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Bradford, Manchester facts for kids

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City of Manchester Stadium.jpg
City of Manchester Stadium, Bradford
Bradford is located in Greater Manchester
Population 15,784 (2011)
Ward Established 2004
Ward Abolished 2018
OS grid reference SJ8714298193
Metropolitan borough
Metropolitan county
Country England
Sovereign state United Kingdom
Postcode district M11
Dialling code 0161
Police Greater Manchester
Fire Greater Manchester
Ambulance North West
EU Parliament North West England
UK Parliament
  • Manchester Central
List of places
Greater Manchester
53°28′49″N 2°11′43″W / 53.4803°N 2.1952°W / 53.4803; -2.1952

Bradford is a district of east Manchester, England, two miles north east of the city centre. The population at the 2011 census was 15,784. Historically in Lancashire, after the closure of its heavy industries Bradford was for many years an economically deprived area but has undergone regeneration with the building of the City of Manchester Stadium which hosted the 2002 Commonwealth Games and is now home to Manchester City F.C. Bradford is neighboured by Beswick to the south and the two areas are sometimes referred to as Bradford-with-Beswick. The River Medlock and the Ashton Canal run through Bradford.


The name of the area is ancient and in 1196 the village was recorded as Bradeford, meaning the broad ford. Up to the Industrial Revolution, it was rural with woodland, pastures and brooks. Wolves and eagles once inhabited the woodlands and honey production was part of the local economy.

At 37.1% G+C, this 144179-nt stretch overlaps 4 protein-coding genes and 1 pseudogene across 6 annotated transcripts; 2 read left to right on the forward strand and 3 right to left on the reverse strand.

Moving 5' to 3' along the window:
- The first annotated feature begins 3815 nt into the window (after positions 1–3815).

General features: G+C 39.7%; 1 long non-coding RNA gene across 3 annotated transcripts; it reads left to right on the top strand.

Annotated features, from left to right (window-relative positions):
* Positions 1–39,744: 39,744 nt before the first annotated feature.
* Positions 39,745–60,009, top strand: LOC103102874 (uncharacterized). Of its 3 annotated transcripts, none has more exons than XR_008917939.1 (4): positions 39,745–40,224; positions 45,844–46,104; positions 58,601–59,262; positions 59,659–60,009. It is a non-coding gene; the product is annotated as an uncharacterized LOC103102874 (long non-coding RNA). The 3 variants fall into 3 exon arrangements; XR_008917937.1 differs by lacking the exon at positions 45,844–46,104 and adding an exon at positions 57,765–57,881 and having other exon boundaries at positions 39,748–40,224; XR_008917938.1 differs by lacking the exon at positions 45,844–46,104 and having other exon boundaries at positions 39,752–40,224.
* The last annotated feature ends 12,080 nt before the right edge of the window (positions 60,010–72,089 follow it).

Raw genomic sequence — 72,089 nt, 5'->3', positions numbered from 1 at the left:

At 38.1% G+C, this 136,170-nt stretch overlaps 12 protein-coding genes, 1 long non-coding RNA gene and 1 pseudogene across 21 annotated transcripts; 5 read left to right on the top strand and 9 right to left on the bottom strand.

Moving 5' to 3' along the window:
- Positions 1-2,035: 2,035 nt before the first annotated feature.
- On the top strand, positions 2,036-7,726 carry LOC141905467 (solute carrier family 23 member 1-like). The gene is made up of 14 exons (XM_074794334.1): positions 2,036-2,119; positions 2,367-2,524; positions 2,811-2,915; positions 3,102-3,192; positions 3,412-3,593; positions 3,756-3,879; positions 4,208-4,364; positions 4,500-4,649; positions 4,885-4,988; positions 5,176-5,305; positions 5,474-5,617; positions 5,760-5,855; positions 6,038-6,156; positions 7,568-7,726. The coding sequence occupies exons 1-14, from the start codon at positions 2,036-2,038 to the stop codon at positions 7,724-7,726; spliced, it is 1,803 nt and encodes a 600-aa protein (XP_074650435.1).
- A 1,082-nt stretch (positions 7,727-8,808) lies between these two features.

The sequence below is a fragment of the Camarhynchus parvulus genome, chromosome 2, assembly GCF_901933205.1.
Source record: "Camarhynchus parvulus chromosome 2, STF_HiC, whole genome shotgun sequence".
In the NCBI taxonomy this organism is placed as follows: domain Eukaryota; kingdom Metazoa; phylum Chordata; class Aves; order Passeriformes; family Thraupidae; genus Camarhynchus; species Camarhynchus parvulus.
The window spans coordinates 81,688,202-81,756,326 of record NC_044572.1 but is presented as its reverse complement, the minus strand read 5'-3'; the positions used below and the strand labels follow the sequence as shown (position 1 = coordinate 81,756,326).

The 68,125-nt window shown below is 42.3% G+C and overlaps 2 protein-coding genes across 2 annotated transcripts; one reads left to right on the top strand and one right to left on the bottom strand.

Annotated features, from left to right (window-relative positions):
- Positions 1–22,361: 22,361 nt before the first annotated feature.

Coal mining

From Tudor times (1485–1603), sufficient coal was mined to supply most of the needs of Manchester and with the onset of the Industrial Revolution, Bradford Colliery provided fuel to power steam engines in the new cotton mills that were springing up in the district. With the coming of the Ashton Canal in 1797, the colliery was connected to it by means of a private branch.

In 1871, the owner of Bradford Colliery was R. T. Parker and the occupier, for rate purposes, was T. & C. Livesey. When deeper pit shafts were sunk, seams of fireclay were discovered and consequently a brickworks was built on the north side of the colliery site to manufacture firebricks for use in lining furnaces. In 1896, the pit manager was F. L. Ward and the under-manager was George Bentley. At that time there were 404 underground workers and 125 surface workers. Coal were mined for making gas, for household and manufacturing use and for raising steam. The brickworks was operational in 1896 owned by Edward Williams. It employed three underground workers extracting clay and two surface workers. In 1935 Bradford Colliery became part of Manchester Collieries and became part of the National Coal Board on nationalisation in 1947. It remained open until September 1968 when it closed, not because its supply of coal was exhausted, but because of the damage to property caused by subsidence that would have been caused in the exploitation of new coal seams under built-up areas.

Coal from the mine was fed to the nearby Stuart Street Power Station via an underground conveyor system.

Other industries

Gasholder, Bradford, Manchester - - 6200
Gasholder in Bradford, Manchester

The other large employer in Bradford was Richard Johnson & Nephew (Bradford Ironworks), manufacturers of wire of all kinds. The ironworks was close to the Ashton Canal. In 1869, a gasometer was built at the new Bradford Gasworks and this, along with the adjacent colliery, ironworks and cotton mills, was a dominant feature of the landscape.


B of the Bang - 2005
B of the Bang sculpture

The Bradford township had an area of 288 acres between the River Medlock and Ashton Old Road. During the Industrial Revolution the area was covered with streets of terraced houses. The Ashton Canal crosses the township to the north and beyond the canal is Philips Park. the underlying rocks are the sandstones and shales of the Middle Coal Measures of the Manchester Coalfield.


In addition to the City of Manchester Stadium, an Asda hypermarket has been built as well as the National Cycling Centre velodrome.

Bradford was home to the sculpture B of the Bang, built to commemorate the 2002 Commonwealth Games. At the time it was the tallest artwork in the UK, but after suffering structural problems was dismantled in 2009.

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